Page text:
´Opening of the economy has helped infuse private participation into power projects and effectively helped to multiply the growth of the power sector and thereby the cooling towers industry´, says Suresh Sarma, COO, Gactel Turnkey Projects Ltd. Speaking at the 6th Annual Middle East District Cooling Summit, Ranjith Paul, Managing Director of Fleming Gulf, said: ´Installation and implementation of efficient and environment-friendly cooling systems are necessary for the region to achieve its sustainable growth aspirations.´

Market Potential
In a country like India where the climate remains warm for most part of the year, the main challenge faced by power plants is to keep constant the cold water temperature from cooling towers to maintain the efficiency of a plant at the desired level. Especially during the monsoon where the humidity is high, the effective functioning of a cooling tower ensures that fuel consumption is not above normal and the plant meets all its efficiency parameters. Initially cooling towers were manufactured from wood, but owing to environmental concerns, towers are now made from fibreglass reinforced plastic (FRP) as well as roller compacted concrete (RCC). However, even RCC may be on the way out as new technologies take root in this sector. ´The latest technology breakthrough in cooling towers is introduction of Pultruded FRP Structure replacing RCC structures. The use of the former has resulted in cost-effectiveness and time-saving in total project schedule,´ says Bansal. These structures are corrosion resistant, have a high strength-to-weight ratio, long service life and are fire retardant, easy to fabricate and easy to install.

Growth in the Indian market is hence driven by energy efficiency, replacement demand, rising number of greenfield projects and capacity expansion of existing projects. The emphasis on energy savings will drive the growth of the cooling tower industry. There are a number of pitfalls, though. As Bansal adds, ´The various issues faced by the industry are low margins due to which they are unable to produce good quality products. They (industry players) are also unable to do any innovation in any components of the cooling tower. The shortage of skilled labour, (coupled with) steel and cement occasionally during the construction and high interest rates are a few challenges being faced by the industry.ö In addition, regular maintenance is key to ensuring optimum functioning of cooling towers. Studies indicate that up to 15 per cent of electricity can be saved by proper maintenance, along with conserving water and prolonging life of cooling equipment. Several other factors can contribute to cooling tower efficiency, including proper sizing of the tower (most cooling towers are undersized to save money), the age of the tower (older towers often degrade over time), using more effective fill materials, using variable frequency drive fan motors and replacing old spray nozzles. The facilitation of technological collaboration between Indian players and their foreign counterparts has made this field smarter by adding several novel innovations. However, many Indian players still depend on foreign technology for thermal & structural design of cooling towers and fan design. It remains to be seen if the industry manages to tie up with premier Indian research and academic institutions for better domestic designs.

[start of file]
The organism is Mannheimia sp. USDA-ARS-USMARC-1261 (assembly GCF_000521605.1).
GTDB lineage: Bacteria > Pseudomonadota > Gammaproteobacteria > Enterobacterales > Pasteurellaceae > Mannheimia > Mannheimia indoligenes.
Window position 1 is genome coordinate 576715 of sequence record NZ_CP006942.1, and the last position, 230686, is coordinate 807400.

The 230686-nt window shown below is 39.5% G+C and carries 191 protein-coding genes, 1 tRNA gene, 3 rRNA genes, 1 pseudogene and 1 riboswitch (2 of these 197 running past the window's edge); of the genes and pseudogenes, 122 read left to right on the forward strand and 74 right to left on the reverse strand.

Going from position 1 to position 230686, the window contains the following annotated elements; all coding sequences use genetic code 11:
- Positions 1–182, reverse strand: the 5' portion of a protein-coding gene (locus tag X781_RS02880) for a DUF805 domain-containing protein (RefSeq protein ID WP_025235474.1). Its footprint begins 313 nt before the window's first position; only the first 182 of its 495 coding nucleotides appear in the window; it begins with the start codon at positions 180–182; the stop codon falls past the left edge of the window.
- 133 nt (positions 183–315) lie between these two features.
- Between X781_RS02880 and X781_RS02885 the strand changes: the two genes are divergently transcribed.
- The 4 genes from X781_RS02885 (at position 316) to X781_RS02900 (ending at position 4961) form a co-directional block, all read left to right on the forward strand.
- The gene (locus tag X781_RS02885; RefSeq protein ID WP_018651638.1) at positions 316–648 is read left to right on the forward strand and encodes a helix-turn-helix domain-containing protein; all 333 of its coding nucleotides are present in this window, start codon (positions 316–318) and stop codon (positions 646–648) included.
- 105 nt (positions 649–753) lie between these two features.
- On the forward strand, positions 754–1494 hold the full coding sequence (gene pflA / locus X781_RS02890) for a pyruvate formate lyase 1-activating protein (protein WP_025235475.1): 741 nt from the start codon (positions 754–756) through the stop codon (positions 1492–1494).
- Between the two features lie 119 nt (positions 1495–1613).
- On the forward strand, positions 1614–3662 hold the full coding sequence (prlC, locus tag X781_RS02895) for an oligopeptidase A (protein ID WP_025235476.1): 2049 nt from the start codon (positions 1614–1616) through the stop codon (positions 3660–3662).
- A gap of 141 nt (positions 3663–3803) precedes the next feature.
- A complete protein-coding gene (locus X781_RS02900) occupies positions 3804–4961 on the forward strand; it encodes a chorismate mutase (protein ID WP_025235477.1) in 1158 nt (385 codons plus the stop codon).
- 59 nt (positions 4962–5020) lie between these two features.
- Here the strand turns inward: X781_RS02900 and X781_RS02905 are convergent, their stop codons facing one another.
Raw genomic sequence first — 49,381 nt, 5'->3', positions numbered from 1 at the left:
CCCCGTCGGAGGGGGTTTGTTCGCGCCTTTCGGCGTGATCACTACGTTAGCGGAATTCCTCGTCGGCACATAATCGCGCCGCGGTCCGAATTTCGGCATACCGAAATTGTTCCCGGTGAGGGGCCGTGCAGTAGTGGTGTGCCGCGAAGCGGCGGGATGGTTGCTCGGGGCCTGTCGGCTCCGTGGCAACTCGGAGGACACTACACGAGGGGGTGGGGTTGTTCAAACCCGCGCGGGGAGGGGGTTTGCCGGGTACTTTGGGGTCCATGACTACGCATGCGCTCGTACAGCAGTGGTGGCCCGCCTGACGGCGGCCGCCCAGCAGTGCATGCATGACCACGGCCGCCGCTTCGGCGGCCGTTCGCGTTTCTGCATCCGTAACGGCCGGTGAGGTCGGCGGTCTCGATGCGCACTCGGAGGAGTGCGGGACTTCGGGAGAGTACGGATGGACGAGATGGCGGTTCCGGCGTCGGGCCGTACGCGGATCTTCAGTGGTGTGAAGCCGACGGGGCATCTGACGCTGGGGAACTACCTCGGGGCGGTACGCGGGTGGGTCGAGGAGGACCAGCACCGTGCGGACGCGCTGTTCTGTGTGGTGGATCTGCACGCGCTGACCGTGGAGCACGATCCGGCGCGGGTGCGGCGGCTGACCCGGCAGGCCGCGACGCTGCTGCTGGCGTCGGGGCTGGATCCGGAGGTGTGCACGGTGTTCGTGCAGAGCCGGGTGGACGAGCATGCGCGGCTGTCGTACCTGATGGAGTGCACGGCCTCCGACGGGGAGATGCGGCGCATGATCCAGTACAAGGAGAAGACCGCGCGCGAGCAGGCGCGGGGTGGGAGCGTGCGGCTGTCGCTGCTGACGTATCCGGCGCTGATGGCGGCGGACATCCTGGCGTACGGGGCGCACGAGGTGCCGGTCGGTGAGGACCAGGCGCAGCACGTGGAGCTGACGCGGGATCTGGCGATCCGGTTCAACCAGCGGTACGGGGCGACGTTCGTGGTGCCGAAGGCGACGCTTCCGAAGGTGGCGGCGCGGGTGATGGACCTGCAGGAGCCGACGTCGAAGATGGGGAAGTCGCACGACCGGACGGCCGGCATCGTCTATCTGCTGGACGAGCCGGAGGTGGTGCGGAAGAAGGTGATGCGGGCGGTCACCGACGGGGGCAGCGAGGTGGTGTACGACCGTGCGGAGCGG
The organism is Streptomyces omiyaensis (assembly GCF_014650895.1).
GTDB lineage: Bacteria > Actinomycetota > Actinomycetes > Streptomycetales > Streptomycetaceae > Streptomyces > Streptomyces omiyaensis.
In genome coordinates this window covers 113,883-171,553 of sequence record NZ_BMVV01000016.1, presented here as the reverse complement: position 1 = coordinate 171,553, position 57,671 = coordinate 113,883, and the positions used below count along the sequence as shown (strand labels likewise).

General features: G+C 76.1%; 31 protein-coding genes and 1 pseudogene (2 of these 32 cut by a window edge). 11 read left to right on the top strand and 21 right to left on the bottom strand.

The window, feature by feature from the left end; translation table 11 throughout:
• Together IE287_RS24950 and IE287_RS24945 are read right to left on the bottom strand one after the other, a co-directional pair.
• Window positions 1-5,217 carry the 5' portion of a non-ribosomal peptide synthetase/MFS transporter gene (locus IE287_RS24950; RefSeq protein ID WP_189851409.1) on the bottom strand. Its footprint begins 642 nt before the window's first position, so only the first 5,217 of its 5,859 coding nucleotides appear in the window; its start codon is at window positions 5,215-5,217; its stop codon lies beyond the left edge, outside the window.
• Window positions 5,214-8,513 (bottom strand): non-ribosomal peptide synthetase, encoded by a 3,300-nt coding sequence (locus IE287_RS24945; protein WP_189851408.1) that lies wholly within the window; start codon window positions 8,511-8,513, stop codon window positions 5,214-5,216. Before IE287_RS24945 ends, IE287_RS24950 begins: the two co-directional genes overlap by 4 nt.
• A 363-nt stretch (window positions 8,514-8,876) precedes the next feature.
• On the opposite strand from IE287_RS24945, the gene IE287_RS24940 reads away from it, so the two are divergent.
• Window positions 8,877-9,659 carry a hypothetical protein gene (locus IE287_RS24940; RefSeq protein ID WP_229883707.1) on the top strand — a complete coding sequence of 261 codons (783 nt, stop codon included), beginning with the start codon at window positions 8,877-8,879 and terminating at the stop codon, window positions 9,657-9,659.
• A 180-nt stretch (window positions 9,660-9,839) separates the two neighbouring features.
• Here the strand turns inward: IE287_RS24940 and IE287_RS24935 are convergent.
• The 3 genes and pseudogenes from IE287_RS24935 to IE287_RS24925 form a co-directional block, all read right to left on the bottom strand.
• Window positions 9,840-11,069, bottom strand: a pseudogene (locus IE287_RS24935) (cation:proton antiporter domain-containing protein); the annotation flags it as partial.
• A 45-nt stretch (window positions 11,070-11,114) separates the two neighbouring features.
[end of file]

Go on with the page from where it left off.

´Paltech has planned a few strategies like backward integration of a few components of cooling towers so that better costing, better quality and timely delivery can be assured keeping us a step ahead of others. A sufficient inventory and quick response time for a client´s requirement of spares and services is also our USP,´ says Bansal.

There is still tremendous potential for growth in the cooling towers segment. All eyes are now on the new dispensation at the Centre to deliver conducive polices to foster the growth of this segment. Over the short term, repairs and innovations are likely to drive growth. Going forward, the focus is likely to shift towards usage of better construction materials, improve energy consumption of fans, reduce noise levels, and increasing use of natural cleaning systems to restrain bacterial growth. Adoption of dry cooling towers and air-cooled solutions may also be necessary in the future due to the rapid growth of industry and increasing pressure on water resources. ´Growth of the industry is fully dependent on how fast the Central government introduces reforms. Paltech is quite optimistic that in the next couple of years we will be doing very good business as the industrial growth should be above 10 per cent,´ concludes Gupta.

Devarajan Mahadevan

Cooling Tower Types
Cooling towers fall into two main categories: Natural draft and Mechanical draft. Natural draft towers use very large concrete chimneys to introduce air through the media. Due to the large size of these towers, they are generally used for water flow rates above 45,000m3/hr. These types of towers are used only by utility power stations. Mechanical draft towers utilise large fans to force or suck air through circulated water. The water falls downward over fill surfaces, which help increase the contact time between the water and the air - this helps maximise heat transfer between the two. Cooling rates of Mechanical draft towers depend upon their fan diameter and speed of operation. Mechanical draft cooling towers are much more widely used.